Much of Ghost in the Shell’s success comes not only from its action-based “police-thriller” plot (which takes a thoroughly cinematic approach to its aesthetic, with its fair share of “realistic” violence) but also from its intelligent approach to that material. It drew SF anime away from straightforward if often bizarre combat scenarios into a world of moral and ontological investigation, exploring the boundaries of life and intelligence in a post-industrial, supra-technological context beyond the sort of medieval thought that views artificial life as a blasphemy and the domain of soulless machines. In the world of Ghost in the Shell, cybernetic enhancements are the norm, machines can have “souls”, and the story itself explores a scenario in which self-aware intelligence is spontaneously generated within the complex by-ways of the vast digital communication network of cyberspace. What does it mean to be human? What does it mean to be alive? These are old questions, but are explored here in a convincing, futuristic context.

Since 1995, of course, digital technology has changed animation considerably. For this Ghost in the Shell 2.0 Redux release, the film has been “upgraded”, not only to HD Blu-ray quality, but in terms of its animation, much of which has been enhanced using contemporary digital imaging techniques. Some sequences are more “3D” (particularly the opening sequence of Major Kusanagi on the rooftops and various vehicle-based scenes), but the traditional cel animation that still makes up most of the movie has been given greater shading and depth. Backgrounds have been re-done digitally and visualizations of cyberspace itself provided with a computer-generated makeover.

The result can seem a little discontinuous here and there, but the enhancements are used well and the whole is arguably an improvement over what was already a superb visual experience. Luckily, traditionalists can still watch the original version if they so desire, though upgraded to HD quality, as it is included as part of the package.

Either way, the film has never looked better than it does here on Blu-ray. Visually stunning and narratively compelling, it remains a classic not only of animation, but of SF cinema, and should be welcomed by those familiar with the film and those who are yet to see it.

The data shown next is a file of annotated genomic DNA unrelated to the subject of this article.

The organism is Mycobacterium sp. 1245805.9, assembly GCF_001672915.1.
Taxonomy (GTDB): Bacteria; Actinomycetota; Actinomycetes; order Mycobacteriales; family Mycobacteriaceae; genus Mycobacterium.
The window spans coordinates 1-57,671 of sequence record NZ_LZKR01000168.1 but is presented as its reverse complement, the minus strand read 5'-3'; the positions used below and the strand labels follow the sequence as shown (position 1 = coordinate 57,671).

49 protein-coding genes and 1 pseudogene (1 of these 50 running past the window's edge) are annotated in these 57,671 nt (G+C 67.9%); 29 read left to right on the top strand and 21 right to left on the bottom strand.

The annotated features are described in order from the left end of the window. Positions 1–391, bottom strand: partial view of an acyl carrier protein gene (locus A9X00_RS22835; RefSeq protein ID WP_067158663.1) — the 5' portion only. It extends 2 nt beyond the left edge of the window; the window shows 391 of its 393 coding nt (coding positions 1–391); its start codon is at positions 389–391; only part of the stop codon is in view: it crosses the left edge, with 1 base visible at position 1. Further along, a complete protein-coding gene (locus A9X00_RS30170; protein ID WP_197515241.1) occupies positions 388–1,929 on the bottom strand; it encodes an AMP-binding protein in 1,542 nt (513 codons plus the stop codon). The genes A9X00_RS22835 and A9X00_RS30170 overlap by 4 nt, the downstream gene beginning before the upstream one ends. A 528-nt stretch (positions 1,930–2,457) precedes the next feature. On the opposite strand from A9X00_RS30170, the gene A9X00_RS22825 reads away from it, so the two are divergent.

Released in Australia by Madman Entertainment.

Upcoming: Godaizer, the Giant Robot

Godaizer — a short film from animator Hillary Yeo  — is clearly intended to reference such TV shows as Tetsujin 28-go and seminal mecha anime such as Mazinger Z. The artwork itself is more painterly, giving the film a unique appearance, different from both the hard-edged cell-animation style of early cartoons and the naturalistic 3D CGI of recent work.

Here is the trailer:


An independent computer animated short about a robot repair warehouse run by a old man and his grandson where old decommissioned giant robot Godaizer is kept.

When a giant monster is awoken, it is time for Godaizer to rise again and defeat it. But what cost must the monster be taken down?


Monster Concept Design:

You’ll find lots more images in the Gallery below — and check out the official website for even more.


Gang Warfare Uses Robots

A music video: ROBOTS by Dan Mangan, directed by Mike Lewis.


Made by final year film students Phil Paris Zarcilla and Semir Saleh.


Here’s a real-world giant robot — used as advertising for Ericsson Telephones. I’m not sure where or when, but it’s quite old and makes for an impressive billboard, even if it’s not very mobile!

Source: me-ru-mo via Dark Roasted Blend